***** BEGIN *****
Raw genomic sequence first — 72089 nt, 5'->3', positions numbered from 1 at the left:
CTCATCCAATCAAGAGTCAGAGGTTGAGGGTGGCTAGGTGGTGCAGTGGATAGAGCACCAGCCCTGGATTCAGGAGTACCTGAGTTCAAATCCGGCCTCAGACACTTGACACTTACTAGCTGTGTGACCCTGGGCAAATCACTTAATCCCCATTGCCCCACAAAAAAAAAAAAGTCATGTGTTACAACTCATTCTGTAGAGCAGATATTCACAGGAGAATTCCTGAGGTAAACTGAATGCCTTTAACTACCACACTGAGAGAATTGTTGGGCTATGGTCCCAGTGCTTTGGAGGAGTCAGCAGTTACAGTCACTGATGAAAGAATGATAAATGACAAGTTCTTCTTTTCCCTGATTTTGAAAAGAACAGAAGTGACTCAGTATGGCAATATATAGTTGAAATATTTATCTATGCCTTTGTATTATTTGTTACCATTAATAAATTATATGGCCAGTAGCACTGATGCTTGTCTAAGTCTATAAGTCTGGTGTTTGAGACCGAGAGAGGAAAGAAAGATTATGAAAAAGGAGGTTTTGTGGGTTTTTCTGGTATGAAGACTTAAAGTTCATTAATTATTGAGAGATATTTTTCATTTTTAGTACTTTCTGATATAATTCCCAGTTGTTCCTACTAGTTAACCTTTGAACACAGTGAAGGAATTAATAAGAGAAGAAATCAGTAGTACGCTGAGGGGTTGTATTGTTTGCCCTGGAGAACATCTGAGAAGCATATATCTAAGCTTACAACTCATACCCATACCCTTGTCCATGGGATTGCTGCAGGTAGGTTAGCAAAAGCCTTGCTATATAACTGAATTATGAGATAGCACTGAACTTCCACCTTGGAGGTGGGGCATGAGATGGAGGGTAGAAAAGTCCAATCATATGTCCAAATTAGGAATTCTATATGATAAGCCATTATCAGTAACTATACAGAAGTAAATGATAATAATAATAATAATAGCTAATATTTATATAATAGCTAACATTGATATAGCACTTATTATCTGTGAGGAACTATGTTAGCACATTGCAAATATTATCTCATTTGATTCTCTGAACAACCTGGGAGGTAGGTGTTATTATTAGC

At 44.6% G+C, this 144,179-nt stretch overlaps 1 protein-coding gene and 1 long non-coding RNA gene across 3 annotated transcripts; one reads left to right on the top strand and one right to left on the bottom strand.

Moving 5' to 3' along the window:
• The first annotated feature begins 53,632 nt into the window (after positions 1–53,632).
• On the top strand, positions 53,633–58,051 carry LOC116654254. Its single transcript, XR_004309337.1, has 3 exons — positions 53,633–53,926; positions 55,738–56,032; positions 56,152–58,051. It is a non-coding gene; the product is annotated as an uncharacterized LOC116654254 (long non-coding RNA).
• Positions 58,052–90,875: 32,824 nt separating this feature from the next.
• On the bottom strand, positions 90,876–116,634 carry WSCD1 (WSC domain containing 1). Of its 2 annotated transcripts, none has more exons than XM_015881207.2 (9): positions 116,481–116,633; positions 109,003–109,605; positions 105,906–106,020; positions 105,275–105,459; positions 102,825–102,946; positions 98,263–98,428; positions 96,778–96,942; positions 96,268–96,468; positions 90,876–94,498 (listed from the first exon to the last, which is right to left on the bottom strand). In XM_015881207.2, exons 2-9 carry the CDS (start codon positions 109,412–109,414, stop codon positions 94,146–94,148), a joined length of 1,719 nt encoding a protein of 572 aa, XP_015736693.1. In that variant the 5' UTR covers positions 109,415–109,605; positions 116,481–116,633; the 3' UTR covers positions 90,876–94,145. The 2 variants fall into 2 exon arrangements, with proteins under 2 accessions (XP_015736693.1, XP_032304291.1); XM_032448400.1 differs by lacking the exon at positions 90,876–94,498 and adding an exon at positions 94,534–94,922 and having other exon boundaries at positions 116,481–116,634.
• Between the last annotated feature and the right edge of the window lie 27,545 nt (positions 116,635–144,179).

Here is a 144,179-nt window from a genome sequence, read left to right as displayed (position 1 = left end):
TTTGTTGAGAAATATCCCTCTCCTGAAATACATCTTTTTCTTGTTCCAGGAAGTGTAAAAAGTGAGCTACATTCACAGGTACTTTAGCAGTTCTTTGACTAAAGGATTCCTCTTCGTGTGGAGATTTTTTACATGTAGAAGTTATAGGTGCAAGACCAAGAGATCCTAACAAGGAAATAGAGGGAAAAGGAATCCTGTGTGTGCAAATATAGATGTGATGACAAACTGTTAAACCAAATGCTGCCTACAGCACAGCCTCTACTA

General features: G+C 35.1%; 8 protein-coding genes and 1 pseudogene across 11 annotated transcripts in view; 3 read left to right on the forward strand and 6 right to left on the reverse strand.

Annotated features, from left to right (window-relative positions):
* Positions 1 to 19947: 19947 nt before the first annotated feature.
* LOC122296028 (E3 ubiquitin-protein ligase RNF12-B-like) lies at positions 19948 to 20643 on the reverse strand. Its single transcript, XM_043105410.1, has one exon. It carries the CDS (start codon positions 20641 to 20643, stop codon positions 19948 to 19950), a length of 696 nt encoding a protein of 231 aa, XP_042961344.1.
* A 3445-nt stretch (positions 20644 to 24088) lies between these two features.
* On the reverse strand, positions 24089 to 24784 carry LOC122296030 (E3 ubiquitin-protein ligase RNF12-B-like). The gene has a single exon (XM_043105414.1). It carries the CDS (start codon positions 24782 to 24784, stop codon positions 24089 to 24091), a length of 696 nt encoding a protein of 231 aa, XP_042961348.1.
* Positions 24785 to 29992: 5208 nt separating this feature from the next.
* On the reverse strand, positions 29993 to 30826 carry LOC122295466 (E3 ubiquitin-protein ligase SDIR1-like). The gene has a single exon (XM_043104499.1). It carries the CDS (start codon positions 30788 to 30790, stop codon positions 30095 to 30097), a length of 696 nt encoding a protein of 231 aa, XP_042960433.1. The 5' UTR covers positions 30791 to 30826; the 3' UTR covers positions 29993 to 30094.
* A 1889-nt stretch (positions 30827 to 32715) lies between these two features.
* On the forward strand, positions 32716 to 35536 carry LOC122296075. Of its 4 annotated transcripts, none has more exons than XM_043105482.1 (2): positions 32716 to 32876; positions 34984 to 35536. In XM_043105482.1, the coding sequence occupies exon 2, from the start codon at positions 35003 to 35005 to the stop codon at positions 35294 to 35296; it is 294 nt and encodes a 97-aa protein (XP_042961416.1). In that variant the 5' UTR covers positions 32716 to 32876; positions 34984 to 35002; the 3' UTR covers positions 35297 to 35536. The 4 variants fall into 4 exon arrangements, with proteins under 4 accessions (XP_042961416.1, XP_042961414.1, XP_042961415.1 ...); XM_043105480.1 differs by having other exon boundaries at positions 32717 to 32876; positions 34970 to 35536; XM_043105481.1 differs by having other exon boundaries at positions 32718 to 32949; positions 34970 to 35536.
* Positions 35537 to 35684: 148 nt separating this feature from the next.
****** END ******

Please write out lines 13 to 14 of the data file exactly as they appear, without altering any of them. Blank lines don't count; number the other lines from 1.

Annotated features, from left to right (window-relative positions):
* Positions 1 to 19947: 19947 nt before the first annotated feature.